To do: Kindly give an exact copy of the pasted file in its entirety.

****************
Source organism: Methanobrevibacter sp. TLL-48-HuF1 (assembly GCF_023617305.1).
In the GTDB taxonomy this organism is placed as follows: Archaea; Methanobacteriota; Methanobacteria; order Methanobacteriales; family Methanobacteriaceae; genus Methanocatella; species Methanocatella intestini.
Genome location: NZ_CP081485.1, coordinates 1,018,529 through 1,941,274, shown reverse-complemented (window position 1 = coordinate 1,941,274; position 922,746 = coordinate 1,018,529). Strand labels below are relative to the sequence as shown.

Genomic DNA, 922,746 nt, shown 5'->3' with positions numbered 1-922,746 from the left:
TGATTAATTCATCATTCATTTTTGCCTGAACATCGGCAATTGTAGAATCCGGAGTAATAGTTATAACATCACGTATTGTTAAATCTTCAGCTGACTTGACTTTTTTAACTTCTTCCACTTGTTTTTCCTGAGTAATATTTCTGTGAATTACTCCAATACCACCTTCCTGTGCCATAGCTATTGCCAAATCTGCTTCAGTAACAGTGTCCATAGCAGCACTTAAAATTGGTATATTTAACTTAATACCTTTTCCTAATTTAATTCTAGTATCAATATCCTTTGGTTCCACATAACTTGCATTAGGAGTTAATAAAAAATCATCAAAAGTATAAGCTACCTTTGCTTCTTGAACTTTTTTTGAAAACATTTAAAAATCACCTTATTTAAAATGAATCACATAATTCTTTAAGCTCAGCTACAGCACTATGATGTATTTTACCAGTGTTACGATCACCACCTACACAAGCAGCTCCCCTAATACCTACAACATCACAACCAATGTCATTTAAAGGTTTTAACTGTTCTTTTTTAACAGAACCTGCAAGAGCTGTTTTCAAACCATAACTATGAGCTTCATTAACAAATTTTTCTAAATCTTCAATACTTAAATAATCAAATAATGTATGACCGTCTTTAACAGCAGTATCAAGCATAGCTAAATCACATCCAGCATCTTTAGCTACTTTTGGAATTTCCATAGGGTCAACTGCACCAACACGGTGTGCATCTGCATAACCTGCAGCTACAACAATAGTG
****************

Source organism: Methanobrevibacter sp. TLL-48-HuF1 (assembly GCF_023617305.1).
In the GTDB taxonomy this organism is placed as follows: Archaea; Methanobacteriota; Methanobacteria; order Methanobacteriales; family Methanobacteriaceae; genus Methanocatella; species Methanocatella intestini.
Genome location: NZ_CP081485.1, coordinates 1,018,529 through 1,941,274, shown reverse-complemented (window position 1 = coordinate 1,941,274; position 922,746 = coordinate 1,018,529). Strand labels below are relative to the sequence as shown.

Genomic DNA, 922,746 nt, shown 5'->3' with positions numbered 1-922,746 from the left:
TGATTAATTCATCATTCATTTTTGCCTGAACATCGGCAATTGTAGAATCCGGAGTAATAGTTATAACATCACGTATTGTTAAATCTTCAGCTGACTTGACTTTTTTAACTTCTTCCACTTGTTTTTCCTGAGTAATATTTCTGTGAATTACTCCAATACCACCTTCCTGTGCCATAGCTATTGCCAAATCTGCTTCAGTAACAGTGTCCATAGCAGCACTTAAAATTGGTATATTTAACTTAATACCTTTTCCTAATTTAATTCTAGTATCAATATCCTTTGGTTCCACATAACTTGCATTAGGAGTTAATAAAAAATCATCAAAAGTATAAGCTACCTTTGCTTCTTGAACTTTTTTTGAAAACATTTAAAAATCACCTTATTTAAAATGAATCACATAATTCTTTAAGCTCAGCTACAGCACTATGATGTATTTTACCAGTGTTACGATCACCACCTACACAAGCAGCTCCCCTAATACCTACAACATCACAACCAATGTCATTTAAAGGTTTTAACTGTTCTTTTTTAACAGAACCTGCAAGAGCTGTTTTCAAACCATAACTATGAGCTTCATTAACAAATTTTTCTAAATCTTCAATACTTAAATAATCAAATAATGTATGACCGTCTTTAACAGCAGTATCAAGCATAGCTAAATCACATCCAGCATCTTTAGCTACTTTTGGAATTTCCATAGGGTCAACTGCACCAACACGGTGTGCATCTGCATAACCTGCAGCTACAACAATAGTG